- Zimmerman said, "f---ing punks" in 911 call, his attorneys say
- Forensic audio expert Tom Owen agrees the word was "punks," not a racial slur
- Owen provided CNN with a copy of the processed audio revealing "punks" comment
- Owen also disputes that it was Zimmerman yelling on another 911 recording
George Zimmerman told his lawyers that he whispered "punks," not a racial slur, in the moments before he shot Trayvon Martin, his attorneys told CNN on Thursday.
Some people interpreted the police recording of Zimmerman's call to 911 as evidence the fatal shooting was racially motivated.
Zimmerman attorneys Hal Ulrig and Craig Sonner told CNN their client told them that he said, "F---ing punks."
Forensic audio expert Tom Owen, who analyzed 911 recordings, agreed the garbled word that raised controversy was "punks," not the racial slur some people said they heard
When Owen, chairman emeritus of the American Board of Recorded Evidence, used a computer application to remove cell phone interference, the word became clearer, he said. After discussions with linguists, he said he became convinced that Zimmerman said "punks."
He provided CNN with a copy of the newly processed audio.
CNN also enhanced the sound of the 911 call, and several members of CNN's editorial staff repeatedly reviewed the tape but could reach no consensus on whether Zimmerman used a slur.
Martin's family and supporters say Zimmerman, who is Hispanic, profiled Martin, who was black, as "suspicious" and ignored a police dispatcher's request not to follow him. Martin did not live in Sanford, Florida, but he was there with his father, whose fiancee lives in Zimmerman's neighborhood.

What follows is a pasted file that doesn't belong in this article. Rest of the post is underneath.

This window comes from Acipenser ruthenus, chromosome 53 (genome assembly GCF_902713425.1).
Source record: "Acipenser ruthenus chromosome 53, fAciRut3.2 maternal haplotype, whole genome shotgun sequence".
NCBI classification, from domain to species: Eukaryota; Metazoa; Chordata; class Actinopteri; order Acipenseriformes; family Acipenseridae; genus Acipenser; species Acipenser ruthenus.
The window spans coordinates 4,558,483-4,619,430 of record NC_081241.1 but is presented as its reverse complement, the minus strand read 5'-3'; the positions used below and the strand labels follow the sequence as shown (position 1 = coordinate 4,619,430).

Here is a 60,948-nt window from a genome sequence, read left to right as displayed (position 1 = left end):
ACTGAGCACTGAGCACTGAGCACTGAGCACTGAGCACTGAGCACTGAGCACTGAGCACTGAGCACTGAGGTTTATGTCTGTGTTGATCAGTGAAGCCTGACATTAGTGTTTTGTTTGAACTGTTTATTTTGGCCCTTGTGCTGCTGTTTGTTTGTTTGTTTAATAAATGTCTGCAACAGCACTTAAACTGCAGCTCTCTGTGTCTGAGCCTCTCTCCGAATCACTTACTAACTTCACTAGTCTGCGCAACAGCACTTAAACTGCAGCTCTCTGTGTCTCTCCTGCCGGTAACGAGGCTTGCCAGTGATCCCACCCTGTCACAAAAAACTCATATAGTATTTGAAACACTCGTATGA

Zimmerman, 28, fatally shot Martin, 17, on February 26. The case has triggered a nationwide debate about Florida's "Stand Your Ground" law, race and racial profiling.
While Zimmerman's attorneys may welcome Owen's analysis of their client's 911 call, they disagree with his conclusions about what is heard on another 911 recording.
Zimmerman has said he was yelling for help, according to his family members and his account to authorities, as first reported by The Orlando Sentinel and later confirmed by Sanford police.
But Martin's relatives, including his cousin Ronquavis Fulton, have said they are certain the voice heard on the 911 call is Martin's.
Owen and another audio expert, Ed Primeau, analyzed the recording for the Sentinel using different techniques, and they said they don't believe it is Zimmerman who is heard yelling in the background of one 911 call. They compared the screams with Zimmerman's voice, as recorded in a 911 call he made minutes earlier describing a "suspicious" black male.
"There's a huge chance that this is not Zimmerman's voice," said Primeau, a longtime audio engineer who is listed as an expert in recorded evidence by the American College of Forensic Examiners International.
"After 28 years of doing this, I would put my reputation on the line and say this is not George Zimmerman screaming."
Owen also said he does not believe the screams came from Zimmerman.
He does not have a sample of Martin's voice for comparison, he said.
He cited software that is widely used in Europe and has become recently accepted in the United States that examines characteristics such as pitch and the space between spoken words to analyze voices.
Using it, he found a 48% likelihood the voice is Zimmerman's. At least 60% is necessary to feel confident that two samples are from the same source, he told CNN on Monday -- meaning it's unlikely it was Zimmerman who can be heard yelling.
The experts, both of whom said they have testified in cases involving audio analysis, stressed that they cannot say who was screaming.